“The city, they pay you an astronomical amount of money to bring events into the Liberty Bowl stadium. And I don’t see where you all have carried out those duties,” Swearengen told Merritt and Thomas Carrier, Spectra’s general manager. “$80,000 a year and you are not bringing any events in to the city of Memphis. … Your last contract was 2011. This is very disappointing. It’s like giving your wife $100 and all she does is bring home bread and bologna.”

Meanwhile, the city holds the second of three public meetings Thursday, Sept. 21, as it moves toward a more specific proposal for changes to the Fairgrounds to take to state officials sometime in November or December.

“$80,000 a year and you are not bringing any events in to the city of Memphis. … Your last contract was 2011. This is very disappointing. It’s like giving your wife $100 and all she does is bring home bread and bologna.”

–Memphis City Council member
Jamita Swearengen,

criticizing lack of concerts and events brought to Liberty Bowl Stadium by Spectra Venue Management

The city is seeking to activate a Fairgrounds-Midtown Tourism Development Zone (TDZ) it has had on the books with the state for several years. It’s dormant until or unless the state building commission approves a plan by the city for the specific use of sales tax revenue generated in the zone.

The meeting at the Salvation Army Kroc Center, 800 East Parkway S., is from 5 p.m. to 7 p.m.

The first such meeting in August produced tentative plans without specific details. The target for the third session is November.

The city intends to present “siting options” on Thursday and even talk about a potential use for the Mid-South Coliseum, which is not necessarily a commitment that it will be part of the city’s proposal to the state.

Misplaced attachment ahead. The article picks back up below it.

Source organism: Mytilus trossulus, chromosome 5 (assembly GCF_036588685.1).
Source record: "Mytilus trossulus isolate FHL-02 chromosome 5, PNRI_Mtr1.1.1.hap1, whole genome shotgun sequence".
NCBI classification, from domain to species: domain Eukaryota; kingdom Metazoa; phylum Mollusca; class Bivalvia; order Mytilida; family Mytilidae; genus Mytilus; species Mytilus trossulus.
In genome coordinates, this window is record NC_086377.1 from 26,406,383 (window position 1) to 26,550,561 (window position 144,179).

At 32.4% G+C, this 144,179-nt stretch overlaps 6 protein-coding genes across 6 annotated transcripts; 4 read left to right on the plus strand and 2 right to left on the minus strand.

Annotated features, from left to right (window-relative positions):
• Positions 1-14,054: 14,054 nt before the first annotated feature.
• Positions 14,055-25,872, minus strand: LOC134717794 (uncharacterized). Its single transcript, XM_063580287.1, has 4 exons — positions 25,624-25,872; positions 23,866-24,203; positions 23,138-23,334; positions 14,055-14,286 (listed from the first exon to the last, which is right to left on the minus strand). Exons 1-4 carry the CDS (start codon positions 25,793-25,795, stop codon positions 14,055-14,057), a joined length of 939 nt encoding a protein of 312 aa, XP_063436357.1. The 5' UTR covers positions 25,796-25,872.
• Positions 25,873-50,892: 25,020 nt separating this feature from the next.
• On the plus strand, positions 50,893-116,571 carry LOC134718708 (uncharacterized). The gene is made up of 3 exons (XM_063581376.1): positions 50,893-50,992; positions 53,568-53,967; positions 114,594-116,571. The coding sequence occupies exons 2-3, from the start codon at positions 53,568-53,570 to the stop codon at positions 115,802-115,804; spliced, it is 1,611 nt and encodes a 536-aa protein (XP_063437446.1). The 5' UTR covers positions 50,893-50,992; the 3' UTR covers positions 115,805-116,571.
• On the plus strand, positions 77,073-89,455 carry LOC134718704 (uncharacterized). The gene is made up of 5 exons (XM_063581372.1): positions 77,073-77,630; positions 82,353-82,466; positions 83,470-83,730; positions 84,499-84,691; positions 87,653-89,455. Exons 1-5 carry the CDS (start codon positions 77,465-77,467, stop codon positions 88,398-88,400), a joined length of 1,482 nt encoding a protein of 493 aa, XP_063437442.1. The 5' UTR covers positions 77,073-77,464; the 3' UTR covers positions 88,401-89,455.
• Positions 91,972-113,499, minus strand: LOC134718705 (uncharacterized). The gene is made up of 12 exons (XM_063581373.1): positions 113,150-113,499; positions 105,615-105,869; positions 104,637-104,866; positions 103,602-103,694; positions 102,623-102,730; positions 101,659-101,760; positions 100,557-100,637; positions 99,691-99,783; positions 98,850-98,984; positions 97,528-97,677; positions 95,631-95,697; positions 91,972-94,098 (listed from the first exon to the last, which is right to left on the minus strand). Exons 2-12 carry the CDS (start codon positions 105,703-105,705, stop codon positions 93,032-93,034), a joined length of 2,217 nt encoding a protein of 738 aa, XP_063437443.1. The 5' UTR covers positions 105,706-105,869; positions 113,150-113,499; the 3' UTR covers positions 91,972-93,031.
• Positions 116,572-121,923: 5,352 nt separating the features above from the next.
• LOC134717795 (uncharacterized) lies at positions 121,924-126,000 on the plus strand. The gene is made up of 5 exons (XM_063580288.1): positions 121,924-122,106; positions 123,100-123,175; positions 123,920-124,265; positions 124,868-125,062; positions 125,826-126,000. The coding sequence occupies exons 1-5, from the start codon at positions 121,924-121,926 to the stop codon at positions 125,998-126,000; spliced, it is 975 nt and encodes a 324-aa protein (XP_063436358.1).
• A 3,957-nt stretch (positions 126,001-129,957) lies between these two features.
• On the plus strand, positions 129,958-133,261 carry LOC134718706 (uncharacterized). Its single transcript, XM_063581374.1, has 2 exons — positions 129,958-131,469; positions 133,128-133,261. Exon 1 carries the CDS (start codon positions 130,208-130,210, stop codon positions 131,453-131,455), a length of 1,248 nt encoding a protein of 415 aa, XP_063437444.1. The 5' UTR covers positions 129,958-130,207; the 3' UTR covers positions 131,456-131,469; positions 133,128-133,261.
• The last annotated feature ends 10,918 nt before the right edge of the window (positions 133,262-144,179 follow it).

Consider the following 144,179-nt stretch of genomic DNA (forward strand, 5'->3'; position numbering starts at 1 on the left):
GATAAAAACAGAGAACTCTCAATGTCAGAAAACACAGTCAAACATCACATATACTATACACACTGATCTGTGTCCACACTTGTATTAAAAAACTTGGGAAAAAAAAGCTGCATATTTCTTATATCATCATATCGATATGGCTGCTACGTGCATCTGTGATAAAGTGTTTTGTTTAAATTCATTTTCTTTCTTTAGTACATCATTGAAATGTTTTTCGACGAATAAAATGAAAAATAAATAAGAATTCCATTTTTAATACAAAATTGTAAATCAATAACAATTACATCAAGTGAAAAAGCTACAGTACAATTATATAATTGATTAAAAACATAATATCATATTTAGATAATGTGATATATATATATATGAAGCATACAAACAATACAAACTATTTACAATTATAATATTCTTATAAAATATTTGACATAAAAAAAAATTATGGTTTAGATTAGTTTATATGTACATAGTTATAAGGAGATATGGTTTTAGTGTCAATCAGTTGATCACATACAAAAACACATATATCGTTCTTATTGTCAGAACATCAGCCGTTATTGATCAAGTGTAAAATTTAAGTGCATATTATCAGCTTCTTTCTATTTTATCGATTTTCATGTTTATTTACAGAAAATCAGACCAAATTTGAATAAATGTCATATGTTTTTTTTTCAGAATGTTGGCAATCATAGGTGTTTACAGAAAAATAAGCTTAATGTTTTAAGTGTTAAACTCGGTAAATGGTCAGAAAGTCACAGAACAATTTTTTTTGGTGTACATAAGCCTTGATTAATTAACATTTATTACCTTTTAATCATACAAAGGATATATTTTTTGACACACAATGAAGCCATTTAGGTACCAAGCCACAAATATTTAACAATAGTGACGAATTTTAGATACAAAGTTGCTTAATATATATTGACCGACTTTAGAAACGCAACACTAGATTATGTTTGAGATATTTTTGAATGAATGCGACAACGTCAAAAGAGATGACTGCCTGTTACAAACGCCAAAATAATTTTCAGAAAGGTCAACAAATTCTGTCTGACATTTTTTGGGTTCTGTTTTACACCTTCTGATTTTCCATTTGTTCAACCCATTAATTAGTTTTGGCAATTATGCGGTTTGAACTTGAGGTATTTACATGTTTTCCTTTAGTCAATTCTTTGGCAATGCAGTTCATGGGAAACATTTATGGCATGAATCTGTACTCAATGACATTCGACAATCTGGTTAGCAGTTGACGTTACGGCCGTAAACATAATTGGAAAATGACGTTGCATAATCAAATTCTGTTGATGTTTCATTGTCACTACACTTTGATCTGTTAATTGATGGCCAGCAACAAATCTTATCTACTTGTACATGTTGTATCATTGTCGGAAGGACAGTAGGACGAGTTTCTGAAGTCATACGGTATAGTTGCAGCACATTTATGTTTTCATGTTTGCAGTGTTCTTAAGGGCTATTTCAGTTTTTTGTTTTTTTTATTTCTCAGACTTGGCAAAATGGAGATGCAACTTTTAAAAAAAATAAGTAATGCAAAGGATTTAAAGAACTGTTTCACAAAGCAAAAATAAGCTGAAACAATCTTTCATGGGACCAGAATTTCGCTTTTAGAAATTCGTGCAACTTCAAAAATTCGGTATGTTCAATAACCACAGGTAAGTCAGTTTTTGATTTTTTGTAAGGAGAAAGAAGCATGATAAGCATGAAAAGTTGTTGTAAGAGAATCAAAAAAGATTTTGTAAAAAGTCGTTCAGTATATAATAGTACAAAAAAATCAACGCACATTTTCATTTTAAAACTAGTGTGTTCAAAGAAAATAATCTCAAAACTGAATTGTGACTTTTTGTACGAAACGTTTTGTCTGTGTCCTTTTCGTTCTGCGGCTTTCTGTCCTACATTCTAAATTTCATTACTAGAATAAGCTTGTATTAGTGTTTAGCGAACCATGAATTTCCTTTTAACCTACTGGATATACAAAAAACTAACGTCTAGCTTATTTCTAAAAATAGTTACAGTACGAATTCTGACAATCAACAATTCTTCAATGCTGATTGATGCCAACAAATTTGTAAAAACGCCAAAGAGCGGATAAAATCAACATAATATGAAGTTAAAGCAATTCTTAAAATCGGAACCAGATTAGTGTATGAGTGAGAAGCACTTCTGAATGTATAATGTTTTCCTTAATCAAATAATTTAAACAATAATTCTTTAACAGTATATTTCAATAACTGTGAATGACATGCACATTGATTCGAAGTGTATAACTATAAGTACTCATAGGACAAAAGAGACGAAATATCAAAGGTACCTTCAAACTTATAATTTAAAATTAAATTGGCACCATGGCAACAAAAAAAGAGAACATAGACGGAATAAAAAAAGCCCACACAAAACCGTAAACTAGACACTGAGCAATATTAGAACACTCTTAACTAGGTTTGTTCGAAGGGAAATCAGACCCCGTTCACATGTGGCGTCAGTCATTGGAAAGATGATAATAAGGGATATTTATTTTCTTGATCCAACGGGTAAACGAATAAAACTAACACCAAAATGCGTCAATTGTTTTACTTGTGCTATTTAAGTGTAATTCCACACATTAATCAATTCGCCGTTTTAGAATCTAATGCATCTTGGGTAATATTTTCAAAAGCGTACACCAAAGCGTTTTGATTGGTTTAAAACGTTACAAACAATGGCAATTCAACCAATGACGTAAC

The city doesn’t necessarily have to work out every detail in its plan to present to the state by year’s end. And Housing and Community Development director Paul Young has said the coliseum’s future use may not be completely fleshed out in the plan.

The Coliseum Coalition group working to keep the arena from being demolished released a “modernization and operations business plan” this month that would pare down the mothballed 12,000-seat arena to a 4,999-seat indoor facility next to or adjoining a new sports facility with several courts or playing areas.

That capacity is one seat below the 5,000-seat threshold that would trigger the Memphis Grizzlies organization to consider the venue competition and bring into play its no compete or first-right-of-refusal clause in its contract with the city to operate FedExForum.

The new structure and an adapted coliseum with a smaller seating capacity would be akin to a sports tournament complex “while maintaining and expanding its historic capacity as a facility capable of hosting a myriad of events and activities outside of sports,” the coalition’s report reads.

“Conversion of this multipurpose building into a single-purpose carries with it the unique capital costs to convert to that single purpose, unique operating costs of this single use, the financial risk of this single use failing and the attendant risk to the coliseum of that failure,” the report adds.

The city has estimated the cost of renovating and restoring the coliseum as a 12,000-seat arena at $30 million.

The coalition estimates that cost at $23 million, about the same for creating a rejuvenated, smaller coliseum to serve as part of a sports tournament venue – $23 million plus a $5 million endowment – financed primarily with TDZ revenues.